Sometimes in life you come across a piece of music that hits you square in the chest, something that makes you think ‘this is me’. My reggae epiphany came about one afternoon while I was working at Our Price Records in Chiswick High Road.

One of my colleagues, Matt, put on a CD called African Rubber Dub Vol 2. I hadn’t really heard anything quite like it before and that heavy bass sound just clicked with me. Being an innocent youngster I wasn’t sure about reggae for ‘white boys’, and whether I should be liking this! England’s rich multiculturalism has contributed much to this country and helped influence some of the best popular music. Reggae is no different, its sound weaves through English music and it is for everyone.

The sleeve didn’t give too much away about its origins, this was pre-internet and information wasn’t at your fingertips. I did find out later that it was a Bim Sherman release, a well-known singer from London’s reggae scene. Listening to the album you will understand why it wasn’t for nothing that Bim was hailed as ‘reggae’s sweetest voice’.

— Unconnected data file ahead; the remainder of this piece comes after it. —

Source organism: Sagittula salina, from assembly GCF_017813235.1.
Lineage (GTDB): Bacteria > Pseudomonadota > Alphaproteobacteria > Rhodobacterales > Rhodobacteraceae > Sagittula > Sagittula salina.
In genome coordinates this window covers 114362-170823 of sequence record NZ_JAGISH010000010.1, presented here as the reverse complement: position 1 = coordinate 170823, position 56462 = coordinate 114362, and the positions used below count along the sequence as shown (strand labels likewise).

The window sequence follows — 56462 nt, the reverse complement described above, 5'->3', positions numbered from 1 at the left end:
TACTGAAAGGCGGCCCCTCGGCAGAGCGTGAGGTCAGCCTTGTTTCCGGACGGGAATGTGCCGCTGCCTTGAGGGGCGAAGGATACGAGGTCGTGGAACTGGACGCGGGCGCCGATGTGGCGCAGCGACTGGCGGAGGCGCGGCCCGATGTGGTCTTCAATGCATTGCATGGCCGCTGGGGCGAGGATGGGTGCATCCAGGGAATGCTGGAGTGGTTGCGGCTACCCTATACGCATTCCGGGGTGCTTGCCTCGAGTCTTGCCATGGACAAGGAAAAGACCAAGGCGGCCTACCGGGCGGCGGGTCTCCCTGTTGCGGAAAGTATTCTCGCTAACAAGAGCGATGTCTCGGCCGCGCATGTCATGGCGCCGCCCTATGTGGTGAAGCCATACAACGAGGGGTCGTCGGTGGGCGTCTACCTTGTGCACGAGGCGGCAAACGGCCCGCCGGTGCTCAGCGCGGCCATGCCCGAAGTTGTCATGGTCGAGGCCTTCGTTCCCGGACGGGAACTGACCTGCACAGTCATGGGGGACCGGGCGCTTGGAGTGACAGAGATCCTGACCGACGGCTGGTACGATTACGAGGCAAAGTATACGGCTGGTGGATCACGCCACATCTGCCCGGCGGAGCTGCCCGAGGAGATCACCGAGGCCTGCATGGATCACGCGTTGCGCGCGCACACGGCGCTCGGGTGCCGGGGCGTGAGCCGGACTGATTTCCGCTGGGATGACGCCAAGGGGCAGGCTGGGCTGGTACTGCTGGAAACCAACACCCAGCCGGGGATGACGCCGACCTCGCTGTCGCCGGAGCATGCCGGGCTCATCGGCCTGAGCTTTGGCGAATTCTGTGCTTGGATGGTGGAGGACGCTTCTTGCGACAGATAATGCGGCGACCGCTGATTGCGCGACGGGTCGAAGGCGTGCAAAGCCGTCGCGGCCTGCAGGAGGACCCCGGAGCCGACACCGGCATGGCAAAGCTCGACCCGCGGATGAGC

Right from the first track it We’ll Be Over it pulls you in with very chilled dub rhythms and haunting vocals. You can hear Adrian Sherwood’s influence stamped all over the production. All the tracks feel very London rather than Jamaica and it is a very worthy dub album. It’s not easy to find but seek it out, you will be rewarded.

Unfortunately Bim is no longer with us, taken from us at the young age of 50, but his legacy lives on and this album will stay with me as my reggae introduction. One of those albums that transports you back to a particular time of life…….

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  1. […] Syndicate feature heavily in my collection and it was an Adrian Sherwood influenced album that got me into reggae. This four CD box set features some of the lesser known and earliest productions from label head […]


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